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Wind on the horizon: voters approve pursuing power agreement 

Credit:  Written by Gillian Smith | Duxbury Clipper | Wednesday, 12 March 2014 | duxburyclipper.com ~~

The town has authorized the town manager and Board of Selectmen to pursue and negotiate a net metering power purchase agreement with a wind turbine project in Plymouth.

The town meeting article proposed a net metering power purchase agreement with Future Generation Wind, LLC, the company that has plans to establish a wind turbine project on Mann Farms in Plymouth. The green energy project is a four-turbine project on a 380-acre cranberry bog on Head of the Bay Road. The town now has the opportunity to enter into an agreement with Future Generation Wind, LLC, for credits that would allow the town to save between 20-30 percent on its electricity bill, which would translate into savings of $2-3 million over the next 20 years.

Steve Campbell, a member of the Alternative Energy Committee, said the committee has been trying to find future opportunities to offset the current use of electricity in the town. Currently, the town uses 5.5 megawatt hours annually. With the wind project, the town’s electricity usage would be 84 percent renewable energy. The contract would be for 20 years, with a five-year optional extension.

Resident Joanne Levesque was recognized at Town Meeting as having created an organized opposition to the article and was given the floor to argue her point. Levesque has been involved in a number of green energy-related issues and said she would be fully in support of the article if she believed the project had been “responsibly sited.”

In 2011, Levesque and her neighbors formed Duxbury Wind Wise, a committee with a mission to raise awareness about the responsible use of wind energy and town resources. With the knowledge gained from working with the committee on several projects, Levesque drafted an amendment to Article 21. Her amendment requested the approval of the article be dependent upon the completion of an independent study and financial report. The study committee would be appointed by the Board of Selectmen and would vet the integrity of the financial projections provided by Future Generation Wind.

Campbell responded to the amendment by saying time is of the essence with this particular project.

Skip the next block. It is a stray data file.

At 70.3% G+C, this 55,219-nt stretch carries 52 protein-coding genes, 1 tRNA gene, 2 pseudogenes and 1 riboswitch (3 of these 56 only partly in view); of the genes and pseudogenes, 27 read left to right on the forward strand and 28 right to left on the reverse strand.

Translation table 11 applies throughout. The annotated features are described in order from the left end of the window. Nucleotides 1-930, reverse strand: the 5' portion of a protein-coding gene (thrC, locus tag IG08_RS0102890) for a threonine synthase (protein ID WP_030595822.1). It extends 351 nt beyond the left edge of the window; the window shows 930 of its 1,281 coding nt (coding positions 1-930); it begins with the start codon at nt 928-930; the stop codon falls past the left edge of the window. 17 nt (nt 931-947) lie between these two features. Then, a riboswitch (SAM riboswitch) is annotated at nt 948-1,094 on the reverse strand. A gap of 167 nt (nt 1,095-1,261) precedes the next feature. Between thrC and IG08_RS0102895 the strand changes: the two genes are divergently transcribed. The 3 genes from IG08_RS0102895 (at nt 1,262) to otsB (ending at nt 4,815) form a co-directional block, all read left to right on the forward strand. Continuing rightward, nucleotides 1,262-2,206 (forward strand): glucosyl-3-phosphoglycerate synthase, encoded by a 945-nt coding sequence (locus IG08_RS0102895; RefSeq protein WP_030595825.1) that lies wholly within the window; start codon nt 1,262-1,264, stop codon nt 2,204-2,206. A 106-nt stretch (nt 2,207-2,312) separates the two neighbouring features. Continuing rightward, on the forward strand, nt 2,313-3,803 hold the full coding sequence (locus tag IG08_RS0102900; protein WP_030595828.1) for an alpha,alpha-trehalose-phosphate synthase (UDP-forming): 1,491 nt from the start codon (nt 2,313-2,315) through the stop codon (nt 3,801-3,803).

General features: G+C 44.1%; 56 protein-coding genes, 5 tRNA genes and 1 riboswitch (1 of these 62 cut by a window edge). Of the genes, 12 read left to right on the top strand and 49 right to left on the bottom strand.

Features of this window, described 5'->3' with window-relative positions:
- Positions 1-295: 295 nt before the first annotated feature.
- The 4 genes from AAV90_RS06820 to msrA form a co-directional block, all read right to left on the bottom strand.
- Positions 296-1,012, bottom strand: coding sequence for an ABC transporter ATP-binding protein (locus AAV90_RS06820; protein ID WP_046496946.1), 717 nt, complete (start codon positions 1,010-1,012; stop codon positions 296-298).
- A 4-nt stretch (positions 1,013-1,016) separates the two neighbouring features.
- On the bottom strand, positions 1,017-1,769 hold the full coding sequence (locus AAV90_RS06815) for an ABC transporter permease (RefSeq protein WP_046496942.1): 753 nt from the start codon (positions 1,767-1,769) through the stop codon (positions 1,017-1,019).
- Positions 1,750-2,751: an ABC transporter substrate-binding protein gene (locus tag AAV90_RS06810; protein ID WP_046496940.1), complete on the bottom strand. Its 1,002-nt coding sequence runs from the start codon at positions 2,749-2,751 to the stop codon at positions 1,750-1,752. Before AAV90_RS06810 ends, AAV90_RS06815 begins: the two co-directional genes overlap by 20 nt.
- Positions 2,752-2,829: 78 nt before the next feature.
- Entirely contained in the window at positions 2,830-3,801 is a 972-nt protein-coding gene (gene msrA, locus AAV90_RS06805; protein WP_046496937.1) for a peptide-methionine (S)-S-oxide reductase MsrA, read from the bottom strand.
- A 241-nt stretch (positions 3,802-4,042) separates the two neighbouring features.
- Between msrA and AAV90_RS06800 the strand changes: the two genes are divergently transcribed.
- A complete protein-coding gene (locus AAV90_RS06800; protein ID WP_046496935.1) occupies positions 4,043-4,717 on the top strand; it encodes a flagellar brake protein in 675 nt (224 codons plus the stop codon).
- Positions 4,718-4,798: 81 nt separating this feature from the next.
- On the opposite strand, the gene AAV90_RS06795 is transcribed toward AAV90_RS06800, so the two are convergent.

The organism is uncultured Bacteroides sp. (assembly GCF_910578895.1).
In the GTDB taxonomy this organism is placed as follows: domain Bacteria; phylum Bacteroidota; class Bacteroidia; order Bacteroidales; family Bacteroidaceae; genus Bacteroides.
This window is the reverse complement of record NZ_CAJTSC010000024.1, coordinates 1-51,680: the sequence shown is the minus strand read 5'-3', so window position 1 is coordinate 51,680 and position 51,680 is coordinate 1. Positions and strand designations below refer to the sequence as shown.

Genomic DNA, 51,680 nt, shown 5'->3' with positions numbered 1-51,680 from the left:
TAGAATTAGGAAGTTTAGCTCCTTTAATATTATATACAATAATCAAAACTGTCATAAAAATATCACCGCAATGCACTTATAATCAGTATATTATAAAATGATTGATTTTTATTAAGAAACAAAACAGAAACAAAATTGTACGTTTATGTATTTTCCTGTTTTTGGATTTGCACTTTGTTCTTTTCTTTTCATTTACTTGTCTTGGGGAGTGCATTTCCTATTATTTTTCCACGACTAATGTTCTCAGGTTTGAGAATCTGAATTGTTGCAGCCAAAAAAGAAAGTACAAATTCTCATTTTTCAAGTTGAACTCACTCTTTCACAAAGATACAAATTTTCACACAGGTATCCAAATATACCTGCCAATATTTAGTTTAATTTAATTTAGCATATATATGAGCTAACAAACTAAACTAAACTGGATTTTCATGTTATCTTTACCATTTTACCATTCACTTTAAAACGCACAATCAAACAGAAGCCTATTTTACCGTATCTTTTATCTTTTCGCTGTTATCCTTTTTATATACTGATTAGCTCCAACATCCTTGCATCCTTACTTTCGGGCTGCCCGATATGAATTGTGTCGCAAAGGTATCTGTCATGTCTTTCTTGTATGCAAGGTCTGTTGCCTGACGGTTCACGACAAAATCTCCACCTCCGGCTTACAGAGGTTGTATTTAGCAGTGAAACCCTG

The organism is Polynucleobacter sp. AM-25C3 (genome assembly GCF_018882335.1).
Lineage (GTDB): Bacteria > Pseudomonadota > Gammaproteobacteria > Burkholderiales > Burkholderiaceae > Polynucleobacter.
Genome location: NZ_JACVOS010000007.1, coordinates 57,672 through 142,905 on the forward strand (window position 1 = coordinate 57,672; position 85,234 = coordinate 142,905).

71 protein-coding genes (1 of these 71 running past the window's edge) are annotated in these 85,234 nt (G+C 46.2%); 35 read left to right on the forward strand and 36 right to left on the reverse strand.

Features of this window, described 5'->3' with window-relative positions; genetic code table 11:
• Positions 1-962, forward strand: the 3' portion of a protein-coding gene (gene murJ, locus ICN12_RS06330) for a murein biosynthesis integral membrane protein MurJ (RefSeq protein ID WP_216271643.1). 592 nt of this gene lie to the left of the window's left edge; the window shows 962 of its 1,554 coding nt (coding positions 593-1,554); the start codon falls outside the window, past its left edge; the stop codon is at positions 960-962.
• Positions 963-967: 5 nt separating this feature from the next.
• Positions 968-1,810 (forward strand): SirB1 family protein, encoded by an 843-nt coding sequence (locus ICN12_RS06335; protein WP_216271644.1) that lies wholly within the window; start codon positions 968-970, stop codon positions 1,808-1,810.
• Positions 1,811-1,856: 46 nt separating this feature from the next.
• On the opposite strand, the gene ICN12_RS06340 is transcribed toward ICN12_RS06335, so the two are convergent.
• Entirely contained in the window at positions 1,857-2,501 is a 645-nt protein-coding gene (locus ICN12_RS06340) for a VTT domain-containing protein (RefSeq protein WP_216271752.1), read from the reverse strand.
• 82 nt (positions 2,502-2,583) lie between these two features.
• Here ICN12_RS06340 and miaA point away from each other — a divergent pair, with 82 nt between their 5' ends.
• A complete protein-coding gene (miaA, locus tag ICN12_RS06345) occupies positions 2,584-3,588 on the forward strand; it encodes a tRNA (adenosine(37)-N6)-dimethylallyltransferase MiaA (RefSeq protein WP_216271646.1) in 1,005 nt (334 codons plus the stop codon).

“If we do not enter into this agreement, the opportunity will go away,” he said. “This project was thoroughly vetted through a reputable firm.”

Selectmen Chair David Madigan agreed that timing was crucial with regards to this particular article.

“The timing is such that we have to move fairly quickly at this point,” he said. “We have been talking about it for a number of months with the Alternative Energy Committee, brought in proponents and opponents, contacted neighbors and addressed concerns.”

Madigan said he believed going through with the agreement was a “step in the right direction” and will bring the town more in line with the green energy code.

After much discussion, the amendment to Article 21 was defeated 74-40 and discussion on the article itself continued. Several residents expressed concern with the proximity of the turbines to surrounding homes, recalling health concerns residents have had in Kingston and Pembroke with regards to the turbines.

Selectman Shawn Dahlen explained the process the Board of Selectmen took to decide to move forward with the agreement. The board met on three separate occasions to discuss the project.

“The town of Duxbury is neither the developer nor the person putting this together,” he said. “We are a consumer and we are consuming credits that will amount to a considerable savings for the town.”

Dahlen also noted that if the project does not come to fruition, there are a number of “exit ramps” in the contract to allow the town to leave the project with no cost to the town.

A hand count was taken after a voice vote was too close to call. After all the votes were tallied, the article passed 82 to 32 to close out the first day of Town Meeting.

Source:  Written by Gillian Smith | Duxbury Clipper | Wednesday, 12 March 2014 | duxburyclipper.com

This article is the work of the source indicated. Any opinions expressed in it are not necessarily those of National Wind Watch.

The copyright of this article resides with the author or publisher indicated. As part of its noncommercial educational effort to present the environmental, social, scientific, and economic issues of large-scale wind power development to a global audience seeking such information, National Wind Watch endeavors to observe “fair use” as provided for in section 107 of U.S. Copyright Law and similar “fair dealing” provisions of the copyright laws of other nations. Send requests to excerpt, general inquiries, and comments via e-mail.

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